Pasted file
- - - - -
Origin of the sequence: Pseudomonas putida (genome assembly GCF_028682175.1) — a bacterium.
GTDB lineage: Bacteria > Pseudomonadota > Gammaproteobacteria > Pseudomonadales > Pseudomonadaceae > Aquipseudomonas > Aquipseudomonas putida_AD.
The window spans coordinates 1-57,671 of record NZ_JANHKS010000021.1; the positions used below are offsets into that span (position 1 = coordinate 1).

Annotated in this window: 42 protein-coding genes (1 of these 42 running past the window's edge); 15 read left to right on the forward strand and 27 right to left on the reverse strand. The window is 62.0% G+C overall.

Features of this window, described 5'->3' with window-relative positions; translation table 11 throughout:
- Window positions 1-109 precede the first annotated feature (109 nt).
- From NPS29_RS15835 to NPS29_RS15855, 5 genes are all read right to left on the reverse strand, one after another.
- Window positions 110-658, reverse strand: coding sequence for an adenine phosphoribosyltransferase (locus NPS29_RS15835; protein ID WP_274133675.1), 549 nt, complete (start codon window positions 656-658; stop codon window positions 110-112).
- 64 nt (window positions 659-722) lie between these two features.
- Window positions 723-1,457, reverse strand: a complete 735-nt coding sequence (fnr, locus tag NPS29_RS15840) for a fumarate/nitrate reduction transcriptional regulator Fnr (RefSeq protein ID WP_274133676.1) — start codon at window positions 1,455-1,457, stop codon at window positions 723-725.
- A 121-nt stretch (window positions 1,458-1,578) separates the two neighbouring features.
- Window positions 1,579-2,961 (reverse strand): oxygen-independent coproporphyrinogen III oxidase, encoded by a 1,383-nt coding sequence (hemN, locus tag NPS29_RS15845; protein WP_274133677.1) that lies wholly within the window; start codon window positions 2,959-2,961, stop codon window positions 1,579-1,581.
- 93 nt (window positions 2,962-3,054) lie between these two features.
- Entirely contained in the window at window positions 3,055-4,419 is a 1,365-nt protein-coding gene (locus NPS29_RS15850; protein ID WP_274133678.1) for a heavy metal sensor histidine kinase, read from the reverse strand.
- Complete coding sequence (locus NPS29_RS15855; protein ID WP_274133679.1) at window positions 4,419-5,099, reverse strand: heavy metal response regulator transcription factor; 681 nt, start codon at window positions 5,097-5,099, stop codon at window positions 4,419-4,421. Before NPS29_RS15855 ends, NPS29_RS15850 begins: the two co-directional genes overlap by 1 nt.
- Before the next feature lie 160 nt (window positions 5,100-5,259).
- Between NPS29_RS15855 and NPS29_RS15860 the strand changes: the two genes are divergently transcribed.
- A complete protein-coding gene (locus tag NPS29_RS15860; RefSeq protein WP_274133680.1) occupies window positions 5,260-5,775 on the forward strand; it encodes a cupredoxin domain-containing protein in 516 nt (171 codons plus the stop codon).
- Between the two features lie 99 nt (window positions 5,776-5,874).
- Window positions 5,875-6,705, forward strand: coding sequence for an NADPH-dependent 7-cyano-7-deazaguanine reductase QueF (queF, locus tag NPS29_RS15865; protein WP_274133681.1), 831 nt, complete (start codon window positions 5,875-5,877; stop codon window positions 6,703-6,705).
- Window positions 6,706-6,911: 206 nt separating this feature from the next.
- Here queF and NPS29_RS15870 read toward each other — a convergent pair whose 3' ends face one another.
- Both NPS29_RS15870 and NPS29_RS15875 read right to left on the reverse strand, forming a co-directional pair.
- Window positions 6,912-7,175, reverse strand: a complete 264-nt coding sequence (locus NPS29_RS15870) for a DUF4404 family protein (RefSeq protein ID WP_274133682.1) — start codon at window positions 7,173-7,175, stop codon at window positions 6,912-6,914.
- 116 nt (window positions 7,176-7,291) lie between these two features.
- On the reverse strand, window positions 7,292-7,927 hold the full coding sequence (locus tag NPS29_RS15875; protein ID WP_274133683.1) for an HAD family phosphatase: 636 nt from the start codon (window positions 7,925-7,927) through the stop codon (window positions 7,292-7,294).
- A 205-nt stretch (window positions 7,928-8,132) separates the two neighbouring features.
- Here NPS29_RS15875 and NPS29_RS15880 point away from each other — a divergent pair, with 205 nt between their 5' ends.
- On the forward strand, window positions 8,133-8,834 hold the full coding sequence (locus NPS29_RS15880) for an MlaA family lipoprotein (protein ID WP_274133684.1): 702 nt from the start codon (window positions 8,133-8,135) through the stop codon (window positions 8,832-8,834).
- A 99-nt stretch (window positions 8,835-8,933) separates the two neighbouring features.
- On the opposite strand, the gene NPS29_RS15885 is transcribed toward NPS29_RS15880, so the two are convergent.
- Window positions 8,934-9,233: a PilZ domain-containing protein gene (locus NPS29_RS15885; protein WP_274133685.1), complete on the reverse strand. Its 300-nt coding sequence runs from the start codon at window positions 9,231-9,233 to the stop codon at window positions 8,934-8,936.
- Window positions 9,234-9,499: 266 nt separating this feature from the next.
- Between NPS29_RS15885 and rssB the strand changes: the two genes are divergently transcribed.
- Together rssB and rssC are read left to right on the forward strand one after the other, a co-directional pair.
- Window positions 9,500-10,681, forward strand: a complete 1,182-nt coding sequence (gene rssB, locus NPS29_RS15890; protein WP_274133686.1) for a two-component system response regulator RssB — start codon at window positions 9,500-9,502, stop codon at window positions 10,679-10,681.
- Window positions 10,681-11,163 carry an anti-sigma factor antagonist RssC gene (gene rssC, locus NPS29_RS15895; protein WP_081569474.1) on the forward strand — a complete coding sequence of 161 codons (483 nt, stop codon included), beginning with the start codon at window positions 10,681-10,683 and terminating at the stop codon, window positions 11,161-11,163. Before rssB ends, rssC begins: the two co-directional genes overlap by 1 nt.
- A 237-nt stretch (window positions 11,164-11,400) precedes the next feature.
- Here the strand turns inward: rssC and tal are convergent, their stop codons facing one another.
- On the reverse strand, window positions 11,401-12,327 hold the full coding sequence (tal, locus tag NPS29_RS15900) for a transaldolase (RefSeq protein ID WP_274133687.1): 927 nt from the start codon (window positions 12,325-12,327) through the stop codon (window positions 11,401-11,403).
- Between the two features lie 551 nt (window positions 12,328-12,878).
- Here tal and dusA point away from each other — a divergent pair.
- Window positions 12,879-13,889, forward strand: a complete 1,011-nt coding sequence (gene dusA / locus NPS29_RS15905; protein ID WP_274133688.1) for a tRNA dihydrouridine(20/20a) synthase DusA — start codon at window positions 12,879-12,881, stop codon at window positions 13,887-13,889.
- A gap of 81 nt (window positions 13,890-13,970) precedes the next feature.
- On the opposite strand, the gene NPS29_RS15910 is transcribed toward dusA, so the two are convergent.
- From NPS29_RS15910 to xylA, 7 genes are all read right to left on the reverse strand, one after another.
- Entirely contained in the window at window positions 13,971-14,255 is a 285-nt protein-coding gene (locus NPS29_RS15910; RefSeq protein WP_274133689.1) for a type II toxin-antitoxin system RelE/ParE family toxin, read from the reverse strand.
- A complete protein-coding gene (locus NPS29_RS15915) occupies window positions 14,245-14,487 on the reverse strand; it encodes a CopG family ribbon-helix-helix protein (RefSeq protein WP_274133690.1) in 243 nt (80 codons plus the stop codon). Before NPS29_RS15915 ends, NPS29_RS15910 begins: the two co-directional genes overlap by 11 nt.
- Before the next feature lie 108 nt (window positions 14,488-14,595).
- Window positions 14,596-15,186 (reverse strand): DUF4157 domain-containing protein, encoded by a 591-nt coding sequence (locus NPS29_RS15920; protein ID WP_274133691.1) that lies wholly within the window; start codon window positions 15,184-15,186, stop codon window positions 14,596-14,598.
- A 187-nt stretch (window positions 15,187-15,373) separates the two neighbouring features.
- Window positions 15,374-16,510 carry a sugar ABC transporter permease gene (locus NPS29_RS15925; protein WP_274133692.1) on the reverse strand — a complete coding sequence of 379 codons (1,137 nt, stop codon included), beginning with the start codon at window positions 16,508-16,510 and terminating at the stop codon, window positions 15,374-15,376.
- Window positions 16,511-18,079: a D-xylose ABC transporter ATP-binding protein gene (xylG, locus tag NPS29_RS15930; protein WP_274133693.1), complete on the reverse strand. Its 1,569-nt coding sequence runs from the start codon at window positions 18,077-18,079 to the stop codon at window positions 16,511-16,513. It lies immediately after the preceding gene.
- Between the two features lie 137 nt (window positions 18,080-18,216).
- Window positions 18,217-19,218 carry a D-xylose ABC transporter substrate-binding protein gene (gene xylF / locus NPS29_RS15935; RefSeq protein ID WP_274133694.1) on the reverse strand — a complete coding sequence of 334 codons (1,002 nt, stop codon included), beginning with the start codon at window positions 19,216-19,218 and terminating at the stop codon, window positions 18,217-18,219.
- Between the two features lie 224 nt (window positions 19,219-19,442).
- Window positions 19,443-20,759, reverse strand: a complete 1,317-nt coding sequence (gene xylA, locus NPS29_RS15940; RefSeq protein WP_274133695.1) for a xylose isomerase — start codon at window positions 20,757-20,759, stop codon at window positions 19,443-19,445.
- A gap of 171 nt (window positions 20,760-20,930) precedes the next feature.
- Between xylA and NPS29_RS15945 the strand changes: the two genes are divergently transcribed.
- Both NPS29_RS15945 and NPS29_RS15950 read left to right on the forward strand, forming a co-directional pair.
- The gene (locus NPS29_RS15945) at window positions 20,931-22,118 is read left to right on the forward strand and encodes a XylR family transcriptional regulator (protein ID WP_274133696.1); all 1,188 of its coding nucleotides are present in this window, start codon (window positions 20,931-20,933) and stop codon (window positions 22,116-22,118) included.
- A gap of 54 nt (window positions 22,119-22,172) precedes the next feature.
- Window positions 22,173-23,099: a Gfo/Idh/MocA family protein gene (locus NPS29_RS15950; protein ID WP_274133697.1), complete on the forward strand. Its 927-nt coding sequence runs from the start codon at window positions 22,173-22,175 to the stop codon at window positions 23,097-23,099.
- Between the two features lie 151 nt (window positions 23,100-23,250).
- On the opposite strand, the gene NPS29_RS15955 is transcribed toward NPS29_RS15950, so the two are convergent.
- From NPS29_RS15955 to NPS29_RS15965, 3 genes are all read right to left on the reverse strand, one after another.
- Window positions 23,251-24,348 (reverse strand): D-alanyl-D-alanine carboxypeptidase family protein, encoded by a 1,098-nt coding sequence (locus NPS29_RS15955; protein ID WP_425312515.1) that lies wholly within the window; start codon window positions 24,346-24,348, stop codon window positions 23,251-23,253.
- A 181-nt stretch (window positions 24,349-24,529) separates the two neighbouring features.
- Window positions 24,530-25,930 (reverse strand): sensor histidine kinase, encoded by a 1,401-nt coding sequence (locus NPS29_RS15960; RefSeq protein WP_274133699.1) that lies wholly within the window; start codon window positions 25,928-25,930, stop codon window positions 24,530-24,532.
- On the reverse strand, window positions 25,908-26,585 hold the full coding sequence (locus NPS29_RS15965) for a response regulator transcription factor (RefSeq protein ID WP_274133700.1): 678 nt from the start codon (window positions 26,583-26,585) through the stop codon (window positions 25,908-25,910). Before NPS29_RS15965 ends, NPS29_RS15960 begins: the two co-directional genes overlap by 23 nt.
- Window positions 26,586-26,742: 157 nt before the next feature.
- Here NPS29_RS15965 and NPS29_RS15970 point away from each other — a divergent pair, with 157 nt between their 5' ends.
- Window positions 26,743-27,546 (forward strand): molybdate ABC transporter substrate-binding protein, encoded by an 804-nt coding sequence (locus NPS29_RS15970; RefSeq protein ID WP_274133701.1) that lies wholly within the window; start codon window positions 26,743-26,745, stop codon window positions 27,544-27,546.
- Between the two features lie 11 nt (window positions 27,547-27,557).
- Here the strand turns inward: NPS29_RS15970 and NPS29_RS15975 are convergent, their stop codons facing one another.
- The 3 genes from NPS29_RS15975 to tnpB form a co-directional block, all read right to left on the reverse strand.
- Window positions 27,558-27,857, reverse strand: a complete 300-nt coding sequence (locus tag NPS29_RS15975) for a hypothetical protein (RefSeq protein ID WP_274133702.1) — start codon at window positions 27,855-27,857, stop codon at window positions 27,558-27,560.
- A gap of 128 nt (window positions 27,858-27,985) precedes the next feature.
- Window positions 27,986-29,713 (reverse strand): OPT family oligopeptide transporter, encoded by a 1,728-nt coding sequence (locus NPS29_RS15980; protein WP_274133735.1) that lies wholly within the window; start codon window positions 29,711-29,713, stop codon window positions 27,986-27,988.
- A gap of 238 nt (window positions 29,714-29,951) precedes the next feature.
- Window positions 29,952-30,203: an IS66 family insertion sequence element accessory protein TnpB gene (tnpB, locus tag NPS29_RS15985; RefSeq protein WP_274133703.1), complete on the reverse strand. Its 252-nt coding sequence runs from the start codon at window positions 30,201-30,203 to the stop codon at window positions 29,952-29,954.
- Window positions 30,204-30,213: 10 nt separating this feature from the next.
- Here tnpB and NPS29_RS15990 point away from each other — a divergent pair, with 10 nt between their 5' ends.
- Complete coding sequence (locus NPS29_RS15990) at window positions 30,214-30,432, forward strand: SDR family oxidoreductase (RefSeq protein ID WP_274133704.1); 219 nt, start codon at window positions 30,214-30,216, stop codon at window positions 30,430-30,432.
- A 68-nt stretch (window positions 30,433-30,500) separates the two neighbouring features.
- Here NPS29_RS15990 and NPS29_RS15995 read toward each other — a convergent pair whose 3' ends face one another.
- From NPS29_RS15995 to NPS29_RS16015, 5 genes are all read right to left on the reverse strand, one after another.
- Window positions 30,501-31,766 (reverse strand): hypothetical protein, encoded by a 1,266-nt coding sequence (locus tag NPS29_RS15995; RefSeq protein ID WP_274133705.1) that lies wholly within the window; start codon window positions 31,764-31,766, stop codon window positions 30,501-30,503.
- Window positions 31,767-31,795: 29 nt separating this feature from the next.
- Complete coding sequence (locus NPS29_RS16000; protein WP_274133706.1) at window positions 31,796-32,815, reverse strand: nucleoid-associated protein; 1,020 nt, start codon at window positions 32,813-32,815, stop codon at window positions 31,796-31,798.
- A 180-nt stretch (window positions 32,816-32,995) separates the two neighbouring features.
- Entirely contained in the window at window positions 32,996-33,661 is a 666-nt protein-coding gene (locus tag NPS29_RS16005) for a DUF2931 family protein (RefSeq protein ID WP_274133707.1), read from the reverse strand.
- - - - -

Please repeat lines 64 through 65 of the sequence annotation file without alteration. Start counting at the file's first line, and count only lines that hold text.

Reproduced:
- Between the two features lie 151 nt (window positions 23,100-23,250).
- On the opposite strand, the gene NPS29_RS15955 is transcribed toward NPS29_RS15950, so the two are convergent.